AbstractA vibrant literature has emerged that explores the economic implications of the sex ratio (the ratio of men to women in the population), including changes in fertility rates, educational outcomes, labor supply, and household purchases. Previous empirical efforts, however, have paid less attention to the underlying channel via which changes in the sex ratio affect economic decisions. This study combines evidence from a field experiment and a survey to document that the sex ratio importantly influences female bargaining power: as the sex ratio increases, female bargaining power increases.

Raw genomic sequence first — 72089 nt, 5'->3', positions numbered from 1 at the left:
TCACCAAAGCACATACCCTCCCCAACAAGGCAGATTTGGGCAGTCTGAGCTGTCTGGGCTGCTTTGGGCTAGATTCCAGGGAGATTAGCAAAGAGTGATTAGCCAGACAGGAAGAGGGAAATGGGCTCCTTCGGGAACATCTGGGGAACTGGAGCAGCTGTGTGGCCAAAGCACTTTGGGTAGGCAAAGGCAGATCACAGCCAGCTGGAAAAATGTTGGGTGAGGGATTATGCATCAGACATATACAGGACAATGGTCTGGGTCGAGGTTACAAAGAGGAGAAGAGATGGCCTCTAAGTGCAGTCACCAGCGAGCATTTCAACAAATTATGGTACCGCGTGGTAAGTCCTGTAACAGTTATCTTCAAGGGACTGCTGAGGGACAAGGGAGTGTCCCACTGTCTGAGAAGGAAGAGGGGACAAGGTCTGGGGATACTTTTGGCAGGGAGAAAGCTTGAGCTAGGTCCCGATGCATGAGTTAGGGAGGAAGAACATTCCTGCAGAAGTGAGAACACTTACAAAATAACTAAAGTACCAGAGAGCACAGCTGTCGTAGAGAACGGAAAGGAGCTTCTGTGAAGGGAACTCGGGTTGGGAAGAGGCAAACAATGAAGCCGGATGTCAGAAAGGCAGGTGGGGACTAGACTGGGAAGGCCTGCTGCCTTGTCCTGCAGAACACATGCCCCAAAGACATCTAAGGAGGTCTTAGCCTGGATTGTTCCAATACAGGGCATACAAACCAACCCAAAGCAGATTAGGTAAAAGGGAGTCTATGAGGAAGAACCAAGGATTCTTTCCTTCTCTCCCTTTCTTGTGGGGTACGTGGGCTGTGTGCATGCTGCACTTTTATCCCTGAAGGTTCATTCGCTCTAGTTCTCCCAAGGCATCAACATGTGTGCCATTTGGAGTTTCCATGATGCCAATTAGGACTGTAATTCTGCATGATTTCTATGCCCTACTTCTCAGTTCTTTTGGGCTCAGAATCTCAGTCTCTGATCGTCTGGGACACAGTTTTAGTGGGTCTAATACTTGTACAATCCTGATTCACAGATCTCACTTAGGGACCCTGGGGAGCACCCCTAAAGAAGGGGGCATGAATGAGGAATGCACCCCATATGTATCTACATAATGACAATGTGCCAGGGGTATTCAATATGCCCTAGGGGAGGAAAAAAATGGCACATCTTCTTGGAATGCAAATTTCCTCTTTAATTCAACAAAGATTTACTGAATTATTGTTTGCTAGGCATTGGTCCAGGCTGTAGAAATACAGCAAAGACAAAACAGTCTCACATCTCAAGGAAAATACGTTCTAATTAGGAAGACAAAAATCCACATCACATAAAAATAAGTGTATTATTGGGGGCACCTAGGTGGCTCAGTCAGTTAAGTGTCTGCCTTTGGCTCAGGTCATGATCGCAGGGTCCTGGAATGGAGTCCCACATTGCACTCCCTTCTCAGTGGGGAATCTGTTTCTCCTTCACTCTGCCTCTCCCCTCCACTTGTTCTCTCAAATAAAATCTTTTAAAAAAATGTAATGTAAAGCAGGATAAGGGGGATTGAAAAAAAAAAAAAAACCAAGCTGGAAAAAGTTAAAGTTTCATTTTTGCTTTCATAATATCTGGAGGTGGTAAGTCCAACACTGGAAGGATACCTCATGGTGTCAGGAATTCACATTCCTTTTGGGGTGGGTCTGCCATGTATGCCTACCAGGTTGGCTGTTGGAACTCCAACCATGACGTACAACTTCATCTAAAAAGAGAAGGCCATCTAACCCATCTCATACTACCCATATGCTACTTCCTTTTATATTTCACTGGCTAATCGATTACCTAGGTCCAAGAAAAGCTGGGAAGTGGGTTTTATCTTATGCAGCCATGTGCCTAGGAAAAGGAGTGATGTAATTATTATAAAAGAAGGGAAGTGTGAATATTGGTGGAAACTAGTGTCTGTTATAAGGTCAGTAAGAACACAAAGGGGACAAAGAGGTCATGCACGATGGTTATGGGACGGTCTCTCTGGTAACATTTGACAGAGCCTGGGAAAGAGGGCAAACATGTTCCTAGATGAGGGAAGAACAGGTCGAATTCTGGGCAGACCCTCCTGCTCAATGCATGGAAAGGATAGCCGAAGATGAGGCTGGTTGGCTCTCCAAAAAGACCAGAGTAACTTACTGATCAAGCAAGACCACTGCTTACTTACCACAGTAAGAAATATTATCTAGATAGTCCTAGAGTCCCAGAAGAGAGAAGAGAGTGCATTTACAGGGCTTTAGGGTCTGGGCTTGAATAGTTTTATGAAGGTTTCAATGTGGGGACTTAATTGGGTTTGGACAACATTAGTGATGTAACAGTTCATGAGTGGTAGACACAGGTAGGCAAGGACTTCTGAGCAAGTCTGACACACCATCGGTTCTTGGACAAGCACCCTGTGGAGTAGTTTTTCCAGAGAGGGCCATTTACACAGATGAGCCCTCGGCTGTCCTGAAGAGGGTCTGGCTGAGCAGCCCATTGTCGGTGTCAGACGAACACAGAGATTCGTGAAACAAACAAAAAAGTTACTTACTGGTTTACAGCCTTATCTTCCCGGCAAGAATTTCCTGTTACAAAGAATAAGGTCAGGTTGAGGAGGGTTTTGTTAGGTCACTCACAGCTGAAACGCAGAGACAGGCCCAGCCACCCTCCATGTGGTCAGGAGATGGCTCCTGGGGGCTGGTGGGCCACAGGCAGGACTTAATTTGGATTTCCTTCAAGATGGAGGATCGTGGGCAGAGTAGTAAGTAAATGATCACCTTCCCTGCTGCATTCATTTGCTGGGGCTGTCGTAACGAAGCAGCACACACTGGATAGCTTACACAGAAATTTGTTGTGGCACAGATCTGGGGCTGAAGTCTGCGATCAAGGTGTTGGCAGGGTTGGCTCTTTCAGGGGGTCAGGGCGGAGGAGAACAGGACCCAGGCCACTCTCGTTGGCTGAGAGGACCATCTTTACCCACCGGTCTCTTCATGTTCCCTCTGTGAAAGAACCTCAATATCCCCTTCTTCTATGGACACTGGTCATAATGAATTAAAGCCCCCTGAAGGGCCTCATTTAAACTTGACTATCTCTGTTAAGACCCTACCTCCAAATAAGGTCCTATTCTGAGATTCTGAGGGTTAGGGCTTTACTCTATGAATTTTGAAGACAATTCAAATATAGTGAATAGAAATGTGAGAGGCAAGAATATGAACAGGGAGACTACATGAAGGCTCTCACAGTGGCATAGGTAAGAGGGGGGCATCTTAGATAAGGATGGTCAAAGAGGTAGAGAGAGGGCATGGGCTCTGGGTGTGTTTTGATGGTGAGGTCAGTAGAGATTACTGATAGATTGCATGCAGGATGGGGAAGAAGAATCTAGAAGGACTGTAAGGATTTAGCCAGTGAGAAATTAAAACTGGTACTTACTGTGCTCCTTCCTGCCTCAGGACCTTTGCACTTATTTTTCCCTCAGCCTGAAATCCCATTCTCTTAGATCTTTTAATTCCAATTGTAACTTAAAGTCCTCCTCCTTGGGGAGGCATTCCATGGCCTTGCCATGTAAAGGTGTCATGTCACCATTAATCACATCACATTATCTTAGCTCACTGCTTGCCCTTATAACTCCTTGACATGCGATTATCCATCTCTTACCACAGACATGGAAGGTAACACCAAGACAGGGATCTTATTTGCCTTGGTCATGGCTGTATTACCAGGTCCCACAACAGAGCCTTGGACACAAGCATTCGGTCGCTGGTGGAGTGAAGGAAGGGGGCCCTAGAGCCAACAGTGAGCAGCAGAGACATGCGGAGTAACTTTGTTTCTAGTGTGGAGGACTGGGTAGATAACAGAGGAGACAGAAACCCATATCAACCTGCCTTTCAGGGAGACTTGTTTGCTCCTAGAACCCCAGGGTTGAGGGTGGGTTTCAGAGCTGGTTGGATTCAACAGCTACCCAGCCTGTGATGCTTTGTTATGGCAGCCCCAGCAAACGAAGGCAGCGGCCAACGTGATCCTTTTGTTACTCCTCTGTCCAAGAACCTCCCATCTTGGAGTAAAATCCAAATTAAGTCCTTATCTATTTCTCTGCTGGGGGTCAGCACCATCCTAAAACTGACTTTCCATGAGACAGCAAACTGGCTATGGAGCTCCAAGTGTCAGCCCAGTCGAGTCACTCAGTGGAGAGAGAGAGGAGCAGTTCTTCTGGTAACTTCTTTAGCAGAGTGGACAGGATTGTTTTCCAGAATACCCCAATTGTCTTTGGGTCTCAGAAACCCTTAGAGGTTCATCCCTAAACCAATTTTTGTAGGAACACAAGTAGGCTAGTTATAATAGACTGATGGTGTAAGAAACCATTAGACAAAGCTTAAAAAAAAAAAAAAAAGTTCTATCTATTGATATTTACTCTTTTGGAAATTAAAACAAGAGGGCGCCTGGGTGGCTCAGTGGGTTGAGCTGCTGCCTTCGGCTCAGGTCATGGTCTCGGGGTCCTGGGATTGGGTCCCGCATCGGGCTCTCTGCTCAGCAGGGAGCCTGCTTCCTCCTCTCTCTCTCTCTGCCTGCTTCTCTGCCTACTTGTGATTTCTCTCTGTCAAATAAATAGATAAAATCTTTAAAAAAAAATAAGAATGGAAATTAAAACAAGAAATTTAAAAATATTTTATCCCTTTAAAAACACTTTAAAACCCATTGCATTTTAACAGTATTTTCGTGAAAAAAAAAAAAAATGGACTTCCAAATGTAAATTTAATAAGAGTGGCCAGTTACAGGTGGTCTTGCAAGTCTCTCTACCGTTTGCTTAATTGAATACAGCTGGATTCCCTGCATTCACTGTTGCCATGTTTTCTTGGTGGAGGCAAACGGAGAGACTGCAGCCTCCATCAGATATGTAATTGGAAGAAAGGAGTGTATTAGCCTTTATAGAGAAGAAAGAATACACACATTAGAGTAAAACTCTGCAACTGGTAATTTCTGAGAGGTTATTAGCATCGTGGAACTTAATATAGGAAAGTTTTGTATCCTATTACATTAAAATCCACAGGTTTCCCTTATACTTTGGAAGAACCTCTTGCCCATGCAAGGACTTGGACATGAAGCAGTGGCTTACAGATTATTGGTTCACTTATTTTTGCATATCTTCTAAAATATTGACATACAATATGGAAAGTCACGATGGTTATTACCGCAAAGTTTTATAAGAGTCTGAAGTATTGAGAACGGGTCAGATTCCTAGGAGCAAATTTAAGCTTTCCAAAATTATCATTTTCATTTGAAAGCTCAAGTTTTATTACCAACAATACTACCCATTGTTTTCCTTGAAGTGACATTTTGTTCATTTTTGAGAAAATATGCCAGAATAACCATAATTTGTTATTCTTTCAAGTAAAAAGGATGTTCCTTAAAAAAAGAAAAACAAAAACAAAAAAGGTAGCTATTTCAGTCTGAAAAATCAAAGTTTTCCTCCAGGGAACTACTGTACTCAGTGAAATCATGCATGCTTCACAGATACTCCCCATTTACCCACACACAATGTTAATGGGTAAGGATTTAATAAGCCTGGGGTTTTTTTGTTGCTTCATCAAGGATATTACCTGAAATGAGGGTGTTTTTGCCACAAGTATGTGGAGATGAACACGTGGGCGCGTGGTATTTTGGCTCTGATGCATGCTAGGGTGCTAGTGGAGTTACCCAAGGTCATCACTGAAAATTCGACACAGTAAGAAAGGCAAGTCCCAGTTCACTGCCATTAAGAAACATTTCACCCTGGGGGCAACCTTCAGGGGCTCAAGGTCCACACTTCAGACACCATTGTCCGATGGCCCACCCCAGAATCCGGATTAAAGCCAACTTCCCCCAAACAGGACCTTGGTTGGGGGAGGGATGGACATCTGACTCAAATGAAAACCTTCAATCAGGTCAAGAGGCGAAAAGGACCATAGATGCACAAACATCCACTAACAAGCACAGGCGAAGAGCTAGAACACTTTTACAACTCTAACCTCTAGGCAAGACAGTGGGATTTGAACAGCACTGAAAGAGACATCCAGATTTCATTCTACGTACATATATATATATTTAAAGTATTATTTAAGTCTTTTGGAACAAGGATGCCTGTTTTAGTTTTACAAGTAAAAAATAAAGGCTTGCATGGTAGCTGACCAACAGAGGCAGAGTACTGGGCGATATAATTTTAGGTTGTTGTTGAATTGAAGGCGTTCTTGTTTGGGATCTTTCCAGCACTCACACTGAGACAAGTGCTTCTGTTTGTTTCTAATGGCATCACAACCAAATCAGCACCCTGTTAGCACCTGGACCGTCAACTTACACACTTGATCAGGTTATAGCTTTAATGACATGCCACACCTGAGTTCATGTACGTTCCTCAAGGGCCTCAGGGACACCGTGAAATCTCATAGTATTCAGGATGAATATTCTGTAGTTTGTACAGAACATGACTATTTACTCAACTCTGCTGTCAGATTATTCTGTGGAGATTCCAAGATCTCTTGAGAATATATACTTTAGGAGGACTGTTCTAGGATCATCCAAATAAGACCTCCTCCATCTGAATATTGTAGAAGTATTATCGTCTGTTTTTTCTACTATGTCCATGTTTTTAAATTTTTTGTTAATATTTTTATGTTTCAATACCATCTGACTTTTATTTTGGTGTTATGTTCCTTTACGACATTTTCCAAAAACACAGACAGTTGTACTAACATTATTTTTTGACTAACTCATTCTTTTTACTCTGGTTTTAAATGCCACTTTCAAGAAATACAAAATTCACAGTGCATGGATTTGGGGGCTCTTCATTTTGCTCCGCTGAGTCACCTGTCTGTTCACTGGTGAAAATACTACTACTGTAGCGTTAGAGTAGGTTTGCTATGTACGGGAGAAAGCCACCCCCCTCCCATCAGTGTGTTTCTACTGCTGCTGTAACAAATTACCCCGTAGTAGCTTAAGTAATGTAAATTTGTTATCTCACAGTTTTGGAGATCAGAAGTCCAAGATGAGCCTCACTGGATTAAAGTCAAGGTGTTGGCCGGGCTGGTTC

Current issues are now on the Chicago Journals website. Read the latest issue.A multidisciplinary journal of development economics, Economic Development and Cultural Change publishes studies using modern theoretical and empirical approaches that examine both determinants and effects of various dimensions of economic development and cultural change. The focus of EDCC is on publishing empirical, scientifically based studies that use appropriate data to test theoretical models and to explore policy impacts related to a broad range of topics within the field of economic development. EDCC is fundamentally interested in exploring what scientific evidence can tell us about policy issues related to economic development. EDCC publishes both papers with new insights as well as carefully executed replications that explore the robustness of results to different data, diverse model specifications, or ways of estimation.
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